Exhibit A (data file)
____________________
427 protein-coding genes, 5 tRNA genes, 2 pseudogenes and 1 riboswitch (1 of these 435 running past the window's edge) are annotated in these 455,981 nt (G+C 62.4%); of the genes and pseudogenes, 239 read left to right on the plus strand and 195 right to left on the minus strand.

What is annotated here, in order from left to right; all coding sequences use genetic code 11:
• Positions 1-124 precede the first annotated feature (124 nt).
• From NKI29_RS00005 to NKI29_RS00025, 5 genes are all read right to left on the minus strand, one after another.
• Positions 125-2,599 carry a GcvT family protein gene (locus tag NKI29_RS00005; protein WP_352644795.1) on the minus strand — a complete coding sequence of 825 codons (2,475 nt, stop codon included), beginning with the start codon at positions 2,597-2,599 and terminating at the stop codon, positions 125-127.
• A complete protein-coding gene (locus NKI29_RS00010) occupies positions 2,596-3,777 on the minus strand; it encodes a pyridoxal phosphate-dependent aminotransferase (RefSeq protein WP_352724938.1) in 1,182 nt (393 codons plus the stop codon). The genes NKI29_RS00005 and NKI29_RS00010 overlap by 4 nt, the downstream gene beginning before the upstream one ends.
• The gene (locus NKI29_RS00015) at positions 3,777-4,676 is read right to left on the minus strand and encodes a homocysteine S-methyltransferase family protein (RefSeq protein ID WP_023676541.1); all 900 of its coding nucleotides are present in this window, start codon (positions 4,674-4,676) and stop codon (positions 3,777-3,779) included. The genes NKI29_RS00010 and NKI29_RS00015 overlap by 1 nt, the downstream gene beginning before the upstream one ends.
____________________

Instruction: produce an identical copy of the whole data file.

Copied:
427 protein-coding genes, 5 tRNA genes, 2 pseudogenes and 1 riboswitch (1 of these 435 running past the window's edge) are annotated in these 455,981 nt (G+C 62.4%); of the genes and pseudogenes, 239 read left to right on the plus strand and 195 right to left on the minus strand.

What is annotated here, in order from left to right; all coding sequences use genetic code 11:
• Positions 1-124 precede the first annotated feature (124 nt).
• From NKI29_RS00005 to NKI29_RS00025, 5 genes are all read right to left on the minus strand, one after another.
• Positions 125-2,599 carry a GcvT family protein gene (locus tag NKI29_RS00005; protein WP_352644795.1) on the minus strand — a complete coding sequence of 825 codons (2,475 nt, stop codon included), beginning with the start codon at positions 2,597-2,599 and terminating at the stop codon, positions 125-127.
• A complete protein-coding gene (locus NKI29_RS00010) occupies positions 2,596-3,777 on the minus strand; it encodes a pyridoxal phosphate-dependent aminotransferase (RefSeq protein WP_352724938.1) in 1,182 nt (393 codons plus the stop codon). The genes NKI29_RS00005 and NKI29_RS00010 overlap by 4 nt, the downstream gene beginning before the upstream one ends.
• The gene (locus NKI29_RS00015) at positions 3,777-4,676 is read right to left on the minus strand and encodes a homocysteine S-methyltransferase family protein (RefSeq protein ID WP_023676541.1); all 900 of its coding nucleotides are present in this window, start codon (positions 4,674-4,676) and stop codon (positions 3,777-3,779) included. The genes NKI29_RS00010 and NKI29_RS00015 overlap by 1 nt, the downstream gene beginning before the upstream one ends.